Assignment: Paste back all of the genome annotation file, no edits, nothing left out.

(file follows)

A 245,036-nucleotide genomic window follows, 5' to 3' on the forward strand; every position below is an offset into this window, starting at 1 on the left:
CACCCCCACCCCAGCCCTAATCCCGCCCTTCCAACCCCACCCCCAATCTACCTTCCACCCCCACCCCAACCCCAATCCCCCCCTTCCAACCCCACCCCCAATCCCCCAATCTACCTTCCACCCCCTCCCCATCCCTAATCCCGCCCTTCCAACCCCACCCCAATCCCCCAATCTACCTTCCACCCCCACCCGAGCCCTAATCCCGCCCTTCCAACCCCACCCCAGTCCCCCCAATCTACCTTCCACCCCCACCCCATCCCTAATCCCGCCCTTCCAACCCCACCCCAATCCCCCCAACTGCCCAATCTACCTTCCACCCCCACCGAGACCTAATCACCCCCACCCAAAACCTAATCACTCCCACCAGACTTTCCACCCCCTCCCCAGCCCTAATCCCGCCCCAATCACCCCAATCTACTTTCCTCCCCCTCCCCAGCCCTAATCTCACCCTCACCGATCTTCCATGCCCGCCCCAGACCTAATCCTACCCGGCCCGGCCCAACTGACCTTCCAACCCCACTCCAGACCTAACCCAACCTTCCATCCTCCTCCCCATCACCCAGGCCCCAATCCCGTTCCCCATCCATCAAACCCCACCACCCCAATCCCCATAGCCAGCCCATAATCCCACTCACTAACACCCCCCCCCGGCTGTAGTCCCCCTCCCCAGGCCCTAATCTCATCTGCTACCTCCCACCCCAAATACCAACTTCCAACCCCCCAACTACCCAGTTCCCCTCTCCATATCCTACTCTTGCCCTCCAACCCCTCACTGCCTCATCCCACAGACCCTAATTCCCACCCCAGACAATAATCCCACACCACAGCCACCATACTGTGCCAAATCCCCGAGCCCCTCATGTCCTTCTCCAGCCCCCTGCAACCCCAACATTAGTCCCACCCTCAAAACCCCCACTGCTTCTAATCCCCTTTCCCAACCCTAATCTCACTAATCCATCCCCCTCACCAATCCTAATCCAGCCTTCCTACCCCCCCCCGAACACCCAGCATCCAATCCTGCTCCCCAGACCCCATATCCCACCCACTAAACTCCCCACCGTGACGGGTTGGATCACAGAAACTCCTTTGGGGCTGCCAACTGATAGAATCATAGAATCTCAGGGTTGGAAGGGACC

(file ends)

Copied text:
A 245,036-nucleotide genomic window follows, 5' to 3' on the forward strand; every position below is an offset into this window, starting at 1 on the left:
CACCCCCACCCCAGCCCTAATCCCGCCCTTCCAACCCCACCCCCAATCTACCTTCCACCCCCACCCCAACCCCAATCCCCCCCTTCCAACCCCACCCCCAATCCCCCAATCTACCTTCCACCCCCTCCCCATCCCTAATCCCGCCCTTCCAACCCCACCCCAATCCCCCAATCTACCTTCCACCCCCACCCGAGCCCTAATCCCGCCCTTCCAACCCCACCCCAGTCCCCCCAATCTACCTTCCACCCCCACCCCATCCCTAATCCCGCCCTTCCAACCCCACCCCAATCCCCCCAACTGCCCAATCTACCTTCCACCCCCACCGAGACCTAATCACCCCCACCCAAAACCTAATCACTCCCACCAGACTTTCCACCCCCTCCCCAGCCCTAATCCCGCCCCAATCACCCCAATCTACTTTCCTCCCCCTCCCCAGCCCTAATCTCACCCTCACCGATCTTCCATGCCCGCCCCAGACCTAATCCTACCCGGCCCGGCCCAACTGACCTTCCAACCCCACTCCAGACCTAACCCAACCTTCCATCCTCCTCCCCATCACCCAGGCCCCAATCCCGTTCCCCATCCATCAAACCCCACCACCCCAATCCCCATAGCCAGCCCATAATCCCACTCACTAACACCCCCCCCCGGCTGTAGTCCCCCTCCCCAGGCCCTAATCTCATCTGCTACCTCCCACCCCAAATACCAACTTCCAACCCCCCAACTACCCAGTTCCCCTCTCCATATCCTACTCTTGCCCTCCAACCCCTCACTGCCTCATCCCACAGACCCTAATTCCCACCCCAGACAATAATCCCACACCACAGCCACCATACTGTGCCAAATCCCCGAGCCCCTCATGTCCTTCTCCAGCCCCCTGCAACCCCAACATTAGTCCCACCCTCAAAACCCCCACTGCTTCTAATCCCCTTTCCCAACCCTAATCTCACTAATCCATCCCCCTCACCAATCCTAATCCAGCCTTCCTACCCCCCCCCGAACACCCAGCATCCAATCCTGCTCCCCAGACCCCATATCCCACCCACTAAACTCCCCACCGTGACGGGTTGGATCACAGAAACTCCTTTGGGGCTGCCAACTGATAGAATCATAGAATCTCAGGGTTGGAAGGGACC